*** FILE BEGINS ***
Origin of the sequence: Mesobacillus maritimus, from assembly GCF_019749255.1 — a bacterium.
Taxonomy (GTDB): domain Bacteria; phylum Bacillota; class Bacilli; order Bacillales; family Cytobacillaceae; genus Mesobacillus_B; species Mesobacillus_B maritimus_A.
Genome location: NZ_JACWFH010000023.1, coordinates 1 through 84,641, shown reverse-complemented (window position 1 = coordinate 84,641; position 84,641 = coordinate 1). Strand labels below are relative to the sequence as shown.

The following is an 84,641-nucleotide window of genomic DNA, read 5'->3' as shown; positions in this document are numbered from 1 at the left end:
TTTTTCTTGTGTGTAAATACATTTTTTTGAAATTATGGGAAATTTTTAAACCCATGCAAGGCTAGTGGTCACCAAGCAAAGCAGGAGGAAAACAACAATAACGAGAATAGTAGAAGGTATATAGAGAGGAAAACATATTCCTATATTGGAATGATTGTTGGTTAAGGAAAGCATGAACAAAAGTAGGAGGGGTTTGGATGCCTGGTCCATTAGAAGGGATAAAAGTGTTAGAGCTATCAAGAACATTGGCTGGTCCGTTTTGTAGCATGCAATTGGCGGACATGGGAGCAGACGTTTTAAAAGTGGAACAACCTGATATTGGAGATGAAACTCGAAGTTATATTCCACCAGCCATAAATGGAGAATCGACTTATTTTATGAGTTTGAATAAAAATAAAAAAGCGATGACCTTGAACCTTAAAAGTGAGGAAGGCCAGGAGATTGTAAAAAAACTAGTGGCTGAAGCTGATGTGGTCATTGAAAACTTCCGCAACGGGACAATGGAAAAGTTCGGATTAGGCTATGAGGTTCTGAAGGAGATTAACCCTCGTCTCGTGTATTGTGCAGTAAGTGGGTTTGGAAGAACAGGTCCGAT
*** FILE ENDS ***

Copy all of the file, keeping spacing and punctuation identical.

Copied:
Origin of the sequence: Mesobacillus maritimus, from assembly GCF_019749255.1 — a bacterium.
Taxonomy (GTDB): domain Bacteria; phylum Bacillota; class Bacilli; order Bacillales; family Cytobacillaceae; genus Mesobacillus_B; species Mesobacillus_B maritimus_A.
Genome location: NZ_JACWFH010000023.1, coordinates 1 through 84,641, shown reverse-complemented (window position 1 = coordinate 84,641; position 84,641 = coordinate 1). Strand labels below are relative to the sequence as shown.

The following is an 84,641-nucleotide window of genomic DNA, read 5'->3' as shown; positions in this document are numbered from 1 at the left end:
TTTTTCTTGTGTGTAAATACATTTTTTTGAAATTATGGGAAATTTTTAAACCCATGCAAGGCTAGTGGTCACCAAGCAAAGCAGGAGGAAAACAACAATAACGAGAATAGTAGAAGGTATATAGAGAGGAAAACATATTCCTATATTGGAATGATTGTTGGTTAAGGAAAGCATGAACAAAAGTAGGAGGGGTTTGGATGCCTGGTCCATTAGAAGGGATAAAAGTGTTAGAGCTATCAAGAACATTGGCTGGTCCGTTTTGTAGCATGCAATTGGCGGACATGGGAGCAGACGTTTTAAAAGTGGAACAACCTGATATTGGAGATGAAACTCGAAGTTATATTCCACCAGCCATAAATGGAGAATCGACTTATTTTATGAGTTTGAATAAAAATAAAAAAGCGATGACCTTGAACCTTAAAAGTGAGGAAGGCCAGGAGATTGTAAAAAAACTAGTGGCTGAAGCTGATGTGGTCATTGAAAACTTCCGCAACGGGACAATGGAAAAGTTCGGATTAGGCTATGAGGTTCTGAAGGAGATTAACCCTCGTCTCGTGTATTGTGCAGTAAGTGGGTTTGGAAGAACAGGTCCGAT